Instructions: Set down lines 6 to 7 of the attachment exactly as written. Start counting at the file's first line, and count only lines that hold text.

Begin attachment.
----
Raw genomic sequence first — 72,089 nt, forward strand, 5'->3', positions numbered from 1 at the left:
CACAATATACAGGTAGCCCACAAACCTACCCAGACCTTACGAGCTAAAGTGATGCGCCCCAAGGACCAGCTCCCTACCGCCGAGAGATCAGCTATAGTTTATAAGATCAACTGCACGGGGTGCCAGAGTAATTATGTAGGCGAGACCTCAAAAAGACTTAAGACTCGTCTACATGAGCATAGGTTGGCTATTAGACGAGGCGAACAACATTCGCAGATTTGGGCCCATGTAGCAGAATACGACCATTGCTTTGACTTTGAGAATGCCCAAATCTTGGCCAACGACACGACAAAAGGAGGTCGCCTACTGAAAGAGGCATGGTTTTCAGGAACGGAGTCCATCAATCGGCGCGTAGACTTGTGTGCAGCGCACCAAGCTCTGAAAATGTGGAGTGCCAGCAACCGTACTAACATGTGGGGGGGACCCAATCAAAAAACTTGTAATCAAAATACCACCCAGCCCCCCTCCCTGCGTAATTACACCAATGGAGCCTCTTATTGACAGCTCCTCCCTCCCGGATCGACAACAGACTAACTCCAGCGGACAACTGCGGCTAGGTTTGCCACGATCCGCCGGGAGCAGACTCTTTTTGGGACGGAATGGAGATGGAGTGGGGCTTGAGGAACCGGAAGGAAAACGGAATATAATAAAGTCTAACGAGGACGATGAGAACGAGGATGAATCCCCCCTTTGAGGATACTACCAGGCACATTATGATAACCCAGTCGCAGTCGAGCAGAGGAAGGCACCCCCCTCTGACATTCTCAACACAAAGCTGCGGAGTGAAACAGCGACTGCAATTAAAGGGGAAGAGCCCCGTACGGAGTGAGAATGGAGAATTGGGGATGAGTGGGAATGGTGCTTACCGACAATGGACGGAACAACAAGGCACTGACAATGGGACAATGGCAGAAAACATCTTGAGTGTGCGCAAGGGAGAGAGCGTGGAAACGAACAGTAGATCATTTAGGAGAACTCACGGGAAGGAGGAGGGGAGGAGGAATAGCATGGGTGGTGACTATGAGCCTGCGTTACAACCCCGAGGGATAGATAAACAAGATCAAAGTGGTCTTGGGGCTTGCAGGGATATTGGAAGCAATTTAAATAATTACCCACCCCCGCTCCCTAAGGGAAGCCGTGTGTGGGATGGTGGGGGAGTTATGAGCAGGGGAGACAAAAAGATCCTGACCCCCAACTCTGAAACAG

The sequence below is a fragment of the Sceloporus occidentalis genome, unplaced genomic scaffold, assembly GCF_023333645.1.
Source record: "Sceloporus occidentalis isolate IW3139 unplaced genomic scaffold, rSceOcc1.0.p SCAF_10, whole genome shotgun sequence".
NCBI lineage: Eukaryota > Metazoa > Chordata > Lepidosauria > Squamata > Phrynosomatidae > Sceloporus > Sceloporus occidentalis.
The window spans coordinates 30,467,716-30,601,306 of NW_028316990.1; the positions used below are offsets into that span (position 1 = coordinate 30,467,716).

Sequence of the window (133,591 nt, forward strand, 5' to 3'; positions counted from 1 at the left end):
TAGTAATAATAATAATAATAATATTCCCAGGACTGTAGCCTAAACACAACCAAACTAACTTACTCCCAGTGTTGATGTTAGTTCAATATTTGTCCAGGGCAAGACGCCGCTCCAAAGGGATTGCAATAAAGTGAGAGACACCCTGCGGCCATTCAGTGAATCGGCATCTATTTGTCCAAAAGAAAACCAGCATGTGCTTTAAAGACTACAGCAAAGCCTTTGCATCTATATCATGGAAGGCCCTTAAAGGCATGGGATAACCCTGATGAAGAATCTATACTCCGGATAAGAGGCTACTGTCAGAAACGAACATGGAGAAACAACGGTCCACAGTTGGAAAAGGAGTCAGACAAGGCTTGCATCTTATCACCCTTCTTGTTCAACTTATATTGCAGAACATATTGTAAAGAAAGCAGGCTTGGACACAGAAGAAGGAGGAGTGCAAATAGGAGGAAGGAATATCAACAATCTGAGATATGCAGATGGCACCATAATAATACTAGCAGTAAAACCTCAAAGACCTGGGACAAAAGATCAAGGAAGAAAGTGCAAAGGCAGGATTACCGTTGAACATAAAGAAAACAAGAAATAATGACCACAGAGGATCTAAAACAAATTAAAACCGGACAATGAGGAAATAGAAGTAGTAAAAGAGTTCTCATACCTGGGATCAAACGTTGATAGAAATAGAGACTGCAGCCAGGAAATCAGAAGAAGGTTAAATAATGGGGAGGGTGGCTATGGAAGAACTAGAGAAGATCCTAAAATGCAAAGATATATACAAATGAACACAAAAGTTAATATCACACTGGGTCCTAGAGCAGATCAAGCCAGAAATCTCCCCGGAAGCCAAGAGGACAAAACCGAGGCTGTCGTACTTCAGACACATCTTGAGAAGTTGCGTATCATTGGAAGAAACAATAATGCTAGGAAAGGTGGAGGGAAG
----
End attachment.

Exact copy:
The window spans coordinates 30,467,716-30,601,306 of NW_028316990.1; the positions used below are offsets into that span (position 1 = coordinate 30,467,716).

Sequence of the window (133,591 nt, forward strand, 5' to 3'; positions counted from 1 at the left end):